Fuelling the future
Fuel cells work in a similar way to electrical batteries but instead of the fuel supply being a solid or liquid inside the battery, the fuel - usually hydrogen gas - is pumped into the cell. The hydrogen passes through to the anode where it is oxidised by a platinum catalyst, and electrons are released in the process. At the cathode hydrogen is oxidised to water. The charge transfer within the fuel cell is brought about by the movement of ions through an electrolyte between the anode and the cathode. The electrons flow from the anode through the external electrical load to the cathode, producing an electric current (See Fig).
Anode: 2H2 4H++ 4e-
Cathode: O2 + 4H++ 4e- 2H2O
Overall: 2H2+ O2 2H2O
Fuel cells can produce electrical power continuously, as long as they have a constant fuel supply. They are highly efficient - unlike traditional energy sources such as engines, they have no moving mechanical parts, and they last longer than conventional batteries because their electrodes do not deteriorate with use. They produce no pollutants - the only byproduct is warm water - and can be used to power all kinds of electrical equipment, vehicles, and buildings as well as remote devices, such as spacecraft and weather stations. A combined heat and power system (CHP) in your house could take in natural gas, produce electricity and the byproduct of heated water could be used for central heating.
So, why are we not using this 'green', environment-friendly technology? Well, we are, but there is a problem. While conventional batteries are self-contained, a fuel cell must be hooked up to a fuel supply. To run a car powered by a fuel cell for anything more than a short trip would mean carrying a huge tank of hydrogen, which is not only hazardous but reduces the overall energy efficiency of the car.
Chemists rise to the challenge
Chemists are looking to solve this problem by making novel materials that can trap hydrogen and other fuel molecules safely in a small volume.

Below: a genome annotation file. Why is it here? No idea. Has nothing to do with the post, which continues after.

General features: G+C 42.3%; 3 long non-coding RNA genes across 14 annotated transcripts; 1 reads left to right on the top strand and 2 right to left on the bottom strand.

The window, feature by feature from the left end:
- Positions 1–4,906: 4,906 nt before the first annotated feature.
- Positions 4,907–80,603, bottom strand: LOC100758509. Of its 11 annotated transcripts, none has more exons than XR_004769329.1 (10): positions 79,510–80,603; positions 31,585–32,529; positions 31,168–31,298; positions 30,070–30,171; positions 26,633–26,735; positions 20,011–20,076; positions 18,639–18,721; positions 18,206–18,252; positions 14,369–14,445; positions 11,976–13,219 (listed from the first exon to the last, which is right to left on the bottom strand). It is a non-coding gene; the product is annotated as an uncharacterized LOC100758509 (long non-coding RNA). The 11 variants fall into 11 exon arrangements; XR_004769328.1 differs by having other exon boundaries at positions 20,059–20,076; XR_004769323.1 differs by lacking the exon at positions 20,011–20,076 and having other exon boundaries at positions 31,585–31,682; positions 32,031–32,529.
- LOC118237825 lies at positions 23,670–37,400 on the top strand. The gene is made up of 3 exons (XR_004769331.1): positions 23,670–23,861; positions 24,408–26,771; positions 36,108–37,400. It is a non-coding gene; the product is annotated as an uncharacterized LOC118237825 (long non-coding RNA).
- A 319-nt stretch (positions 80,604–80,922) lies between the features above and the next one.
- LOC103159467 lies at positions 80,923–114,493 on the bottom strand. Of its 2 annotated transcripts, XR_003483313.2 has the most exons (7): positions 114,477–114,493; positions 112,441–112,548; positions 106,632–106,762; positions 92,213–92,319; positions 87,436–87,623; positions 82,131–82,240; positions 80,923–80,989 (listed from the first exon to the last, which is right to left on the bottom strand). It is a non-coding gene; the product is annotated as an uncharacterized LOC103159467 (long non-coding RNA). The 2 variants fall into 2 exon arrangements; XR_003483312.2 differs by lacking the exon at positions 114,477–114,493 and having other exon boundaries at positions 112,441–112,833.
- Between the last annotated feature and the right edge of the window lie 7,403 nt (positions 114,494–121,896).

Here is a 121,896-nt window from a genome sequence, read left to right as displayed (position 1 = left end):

Early research into hydrogen storage materials focused on metal hydrides, such as boron or lithium hydrides. These absorb hydrogen and give out heat as they do; warm them and they release the hydrogen. They can be liquid or solid pellets. However, the downside is that metal hydrides are heavy, so transporting them reduces the overall fuel efficiency.
There are alternatives on the horizon. Omar Yaghi at the University of Michigan and his colleagues at Arizona State University have made new metal-organic materials that should offer the right characteristics for use as H2-storage materials. These materials are highly porous and therefore lightweight. The total surface area of all the pores within a single gram of these materials adds up to several thousand square metres. This is enough to absorb a gram of H2 gas .
Yaghi's materials are based on crystalline molecular organic frameworks (MOFs), made by reacting a metal salt, such as zinc nitrate, with an organic compound such as BTB (4,4',4"-benzene-1,3,5-triyl-tribenzoic acid). The materials are mixed and slowly heated to 100°C for 23 hours and then cooled to room temperature. The product is a highly microporous crystalline material in which the zinc atoms are held apart to form pores by the bulky organic groups. The current record for one of Yaghi's MOFs is a surface area of ca 4800 square metres per gram of material, which is the lowest density ever recorded for a crystalline material.